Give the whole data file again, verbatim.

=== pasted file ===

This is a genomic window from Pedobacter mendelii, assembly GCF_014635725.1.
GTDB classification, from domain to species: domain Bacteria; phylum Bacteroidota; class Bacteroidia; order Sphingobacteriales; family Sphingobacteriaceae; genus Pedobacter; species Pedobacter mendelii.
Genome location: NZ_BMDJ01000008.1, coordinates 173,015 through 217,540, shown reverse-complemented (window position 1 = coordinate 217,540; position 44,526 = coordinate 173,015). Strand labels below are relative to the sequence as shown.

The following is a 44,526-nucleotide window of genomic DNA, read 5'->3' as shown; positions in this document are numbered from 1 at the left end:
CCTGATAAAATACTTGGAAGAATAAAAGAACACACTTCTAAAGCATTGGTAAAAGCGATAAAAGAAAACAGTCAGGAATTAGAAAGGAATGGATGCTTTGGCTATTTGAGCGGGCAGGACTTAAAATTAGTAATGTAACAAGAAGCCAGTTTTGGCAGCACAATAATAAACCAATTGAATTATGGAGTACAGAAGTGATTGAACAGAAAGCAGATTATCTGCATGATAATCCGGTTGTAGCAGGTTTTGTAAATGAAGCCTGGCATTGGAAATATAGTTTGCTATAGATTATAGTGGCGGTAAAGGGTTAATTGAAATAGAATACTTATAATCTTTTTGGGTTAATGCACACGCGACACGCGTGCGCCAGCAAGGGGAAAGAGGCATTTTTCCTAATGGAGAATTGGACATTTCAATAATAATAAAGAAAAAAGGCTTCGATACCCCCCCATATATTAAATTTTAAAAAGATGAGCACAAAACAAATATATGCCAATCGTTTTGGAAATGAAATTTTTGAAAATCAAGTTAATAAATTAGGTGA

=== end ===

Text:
This is a genomic window from Pedobacter mendelii, assembly GCF_014635725.1.
GTDB classification, from domain to species: domain Bacteria; phylum Bacteroidota; class Bacteroidia; order Sphingobacteriales; family Sphingobacteriaceae; genus Pedobacter; species Pedobacter mendelii.
Genome location: NZ_BMDJ01000008.1, coordinates 173,015 through 217,540, shown reverse-complemented (window position 1 = coordinate 217,540; position 44,526 = coordinate 173,015). Strand labels below are relative to the sequence as shown.

The following is a 44,526-nucleotide window of genomic DNA, read 5'->3' as shown; positions in this document are numbered from 1 at the left end:
CCTGATAAAATACTTGGAAGAATAAAAGAACACACTTCTAAAGCATTGGTAAAAGCGATAAAAGAAAACAGTCAGGAATTAGAAAGGAATGGATGCTTTGGCTATTTGAGCGGGCAGGACTTAAAATTAGTAATGTAACAAGAAGCCAGTTTTGGCAGCACAATAATAAACCAATTGAATTATGGAGTACAGAAGTGATTGAACAGAAAGCAGATTATCTGCATGATAATCCGGTTGTAGCAGGTTTTGTAAATGAAGCCTGGCATTGGAAATATAGTTTGCTATAGATTATAGTGGCGGTAAAGGGTTAATTGAAATAGAATACTTATAATCTTTTTGGGTTAATGCACACGCGACACGCGTGCGCCAGCAAGGGGAAAGAGGCATTTTTCCTAATGGAGAATTGGACATTTCAATAATAATAAAGAAAAAAGGCTTCGATACCCCCCCATATATTAAATTTTAAAAAGATGAGCACAAAACAAATATATGCCAATCGTTTTGGAAATGAAATTTTTGAAAATCAAGTTAATAAATTAGGTGA